You’re getting sleepy. Your eyes are getting heavy. NOT!
Even as a teenager I wasn’t a big sleeper. My friends would still be crashed at noon and I’d be hopping around my room like a nervous cat, waiting for someone, anyone, to answer their damn phone so we could go out and do something fun.
“Hello, Mrs. Fliegelman. This is Pam Ferderbar calling. May I please speak with Beverly?” (This is how teenagers use to speak to adults, yo.)
“It’s only one o’clock, dear. Try back after three. How’s home Ec this year?” (Which is how adults used to speak to teenagers.)
I’d wander the streets of Delafield waiting for someone my age to get the hell out of bed, which is why I ended up dating grown men with motorcycles who apparently didn’t require as much sleep as boys my own age.
When I was just a little older I was prone to “disco nap” – that delightful 8 – 10P snooze that allowed one to dance all night, go to bed for 15 minutes and still make it to class on time, fully functioning. It never occurred to me that one day I would despair of the fact that I. Can. Not. Sleep.
Oh sure, after a few glasses of wine I doze off in the passenger seat of a guy’s car without fail. Step one, buckle up. Step two, ZZZZzzzzz. I am a necrophiliac’s dream date. Likewise, if I’m in for the night, whether I’ve had wine or just a bag of potato chips, Zzzz. If my butt is on the sofa and it’s after 8P, I’m a goner. Until 11P, when it’s time for bed. Then I’m all, whassup? Me! If it weren’t for Law and Order marathons I’d kill myself.
“Why don’t you read yourself to sleep?” you may ask. Reading before bed reminds me that I am supposed to be writing a second novel, but I didn’t finish the prospectus for a juried exhibition for my photography group yet, and there are 283 emails I need to get out reminding people we have a fundraiser next week, which reminds me I need to do laundry, note to self, put laundry detergent on shopping list, and I should really pick up the dry cleaning before they give my stuff to orphans (do they still call them orphans?), but the neighbors are on vacation and I have to feed their cat. Crap. I let the dog out this morning and never let it back in.
I am simply better off hearing “DONK DONK…In the criminal justice system…” At least I have a fighting chance of nodding off at some point, in spite of consistently disturbing dreams that involve Benjamin Bratt – if I’m lucky. Fred Thompson if I’m not.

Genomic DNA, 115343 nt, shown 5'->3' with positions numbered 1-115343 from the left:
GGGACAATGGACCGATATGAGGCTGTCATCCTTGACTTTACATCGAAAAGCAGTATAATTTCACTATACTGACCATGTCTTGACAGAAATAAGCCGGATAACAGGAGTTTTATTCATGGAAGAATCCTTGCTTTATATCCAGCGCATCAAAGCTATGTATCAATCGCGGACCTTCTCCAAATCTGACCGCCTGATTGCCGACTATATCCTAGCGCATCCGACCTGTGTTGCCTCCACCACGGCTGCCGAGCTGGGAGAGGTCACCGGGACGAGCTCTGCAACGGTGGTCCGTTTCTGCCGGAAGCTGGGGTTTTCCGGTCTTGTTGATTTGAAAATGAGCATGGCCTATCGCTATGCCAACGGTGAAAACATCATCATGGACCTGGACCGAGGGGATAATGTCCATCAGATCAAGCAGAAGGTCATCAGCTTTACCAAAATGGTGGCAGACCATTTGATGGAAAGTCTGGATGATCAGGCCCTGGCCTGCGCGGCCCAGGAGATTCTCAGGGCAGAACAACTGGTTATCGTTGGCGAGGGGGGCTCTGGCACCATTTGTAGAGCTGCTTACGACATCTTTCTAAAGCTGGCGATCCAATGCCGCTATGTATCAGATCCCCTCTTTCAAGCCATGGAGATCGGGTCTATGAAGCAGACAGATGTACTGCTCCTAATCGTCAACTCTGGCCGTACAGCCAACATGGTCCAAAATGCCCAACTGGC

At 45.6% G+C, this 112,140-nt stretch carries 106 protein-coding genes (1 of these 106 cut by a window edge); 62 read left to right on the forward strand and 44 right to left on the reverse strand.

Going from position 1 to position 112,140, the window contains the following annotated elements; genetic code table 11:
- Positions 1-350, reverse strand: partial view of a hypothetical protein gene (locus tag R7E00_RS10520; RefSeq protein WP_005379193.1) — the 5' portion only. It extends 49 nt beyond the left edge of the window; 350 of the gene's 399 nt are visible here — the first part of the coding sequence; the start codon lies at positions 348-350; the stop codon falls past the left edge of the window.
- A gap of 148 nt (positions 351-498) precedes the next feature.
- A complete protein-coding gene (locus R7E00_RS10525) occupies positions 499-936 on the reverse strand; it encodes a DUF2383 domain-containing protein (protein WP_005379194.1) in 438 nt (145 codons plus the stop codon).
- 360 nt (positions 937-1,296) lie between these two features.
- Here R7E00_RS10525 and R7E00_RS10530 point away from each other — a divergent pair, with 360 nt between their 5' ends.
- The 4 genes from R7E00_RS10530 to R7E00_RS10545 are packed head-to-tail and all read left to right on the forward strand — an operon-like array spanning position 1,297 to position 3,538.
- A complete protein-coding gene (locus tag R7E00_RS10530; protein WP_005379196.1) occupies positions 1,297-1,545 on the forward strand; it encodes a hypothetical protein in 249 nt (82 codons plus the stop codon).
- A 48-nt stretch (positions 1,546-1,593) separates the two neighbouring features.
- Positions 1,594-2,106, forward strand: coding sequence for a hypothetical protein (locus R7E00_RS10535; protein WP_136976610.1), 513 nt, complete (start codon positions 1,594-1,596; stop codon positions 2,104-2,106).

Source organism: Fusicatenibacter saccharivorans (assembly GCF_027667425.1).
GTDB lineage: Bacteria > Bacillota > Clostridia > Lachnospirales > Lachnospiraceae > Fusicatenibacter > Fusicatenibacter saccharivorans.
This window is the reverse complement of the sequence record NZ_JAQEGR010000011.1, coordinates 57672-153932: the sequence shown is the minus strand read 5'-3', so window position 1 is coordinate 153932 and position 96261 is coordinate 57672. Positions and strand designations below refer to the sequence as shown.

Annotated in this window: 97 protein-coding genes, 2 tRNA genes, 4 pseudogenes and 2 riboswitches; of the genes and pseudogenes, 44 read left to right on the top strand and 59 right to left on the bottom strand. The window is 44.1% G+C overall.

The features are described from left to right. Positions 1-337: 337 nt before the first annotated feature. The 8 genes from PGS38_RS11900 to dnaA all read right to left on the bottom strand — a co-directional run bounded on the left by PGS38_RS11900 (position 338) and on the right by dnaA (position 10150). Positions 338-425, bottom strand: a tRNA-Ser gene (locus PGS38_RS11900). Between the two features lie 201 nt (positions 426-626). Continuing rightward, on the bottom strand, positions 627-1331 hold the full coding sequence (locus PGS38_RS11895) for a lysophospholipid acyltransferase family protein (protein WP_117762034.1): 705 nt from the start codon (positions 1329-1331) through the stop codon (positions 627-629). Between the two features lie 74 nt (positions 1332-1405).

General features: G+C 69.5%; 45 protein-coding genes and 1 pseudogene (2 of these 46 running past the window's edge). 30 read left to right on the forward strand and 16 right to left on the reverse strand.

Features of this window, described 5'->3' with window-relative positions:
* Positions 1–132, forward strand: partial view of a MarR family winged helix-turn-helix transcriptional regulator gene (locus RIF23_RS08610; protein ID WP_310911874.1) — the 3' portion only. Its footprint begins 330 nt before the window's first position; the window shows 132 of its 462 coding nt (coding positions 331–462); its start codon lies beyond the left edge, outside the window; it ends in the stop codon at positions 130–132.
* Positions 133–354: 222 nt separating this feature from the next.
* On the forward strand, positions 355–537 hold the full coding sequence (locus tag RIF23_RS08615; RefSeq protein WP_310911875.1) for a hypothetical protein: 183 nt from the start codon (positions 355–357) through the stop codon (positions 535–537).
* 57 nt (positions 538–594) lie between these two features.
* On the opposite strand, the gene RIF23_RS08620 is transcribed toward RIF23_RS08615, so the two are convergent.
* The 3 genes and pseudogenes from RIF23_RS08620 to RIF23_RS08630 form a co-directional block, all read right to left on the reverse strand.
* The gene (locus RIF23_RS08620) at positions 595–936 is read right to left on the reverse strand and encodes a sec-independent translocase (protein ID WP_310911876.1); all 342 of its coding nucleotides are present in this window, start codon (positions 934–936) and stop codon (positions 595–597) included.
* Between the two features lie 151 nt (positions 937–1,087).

My physician told me, although officially she doesn’t recommend it, that when she can’t sleep she gets up and works out in her home gym. Our veterinarian has a yacht, which I believe is named the Ferderbarge, so I imagine I helped subsidize a few dumb bells in the fitness center of my doc’s chateau on Pine Lake.
I have a recumbent bike in the basement, so I tried the “getting up and getting moving” approach, willing to experiment with anything in order to poop myself out. I ended up sweaty and wide-awake at 3AM. A shower, no matter how luxurious and hot, does not put a person to sleep. I’ve taken up Skyping with “friends” in Europe, strangers whom I more or less “befriended” specifically for their alluring time zone.
I have tried over-the-counter herbal remedies, teas, and gnawing on the leaves of a valerian plant. Tylenol PM gives me a weird taste and Benadryl just makes me hyper. None of it worked until my husband-at-the-time had sinus surgery, and they gave him hardcore sleeping pills. That man could hibernate standing up in the express lane at the grocery store, so sleep was the least of his problems. He didn’t need the pills.
Even after his operation he continued to snore like an inbred bulldog, so I figured, hey, who says I shouldn’t try one of these little beauties? He was fast asleep, standing beside the bed, when I knocked him over, took one of the tablets and got under the covers. Within two minutes I felt as if I were enveloped in a heavenly cloud of melted Velveeta, only better. I awoke exactly eight hours, to the minute, later and vowed I’d never take another one of those wonderful wonder pills. I totally get how people become addicted. What could be better than floating in warm cheese? (I’ll admit this may be a sensibility peculiar to Wisconsin.)
Last night I decided enough already. No TV. No lights. No whirrrrrrrr of the stationary bike. I would lie in bed, first counting sheep, then counting backwards from 1000, then I started to think about something I read that said we should pay more attention to circadian rhythms if we want better sleep, and in the winter months, especially if you live in a place like Wisconsin, set up a light to go on at a certain time of the morning – a light that replicates the sun, and be sure to shut off the lights at a certain time of the night, mimicking the cycles of…what? A cicada? That has got to be where the word circadian comes from, right? So that weird bug that comes out of the earth for like a minute every 17 years – I think cicada is another name for katydid, but they don’t call it katydidian rhythms – makes a buzz saw noise to beat the band and then dies right away, what kind of life is tha…Z Z Z Z Z z z z z z z z
Here are some ideas for beating insomnia from the Mayo Clinic.
Wendy Rhodes at Weighted Blanket has written a comprehensive and informative piece on beating insomnia. Check it out!
Dr. Morgan Crowley, aka Dr. Slumber, has excellent insights into getting a better night’s sleep at slumbersmart.
And our friend Alisa at Nest Maven has some really great tips, too. Sweet dreams!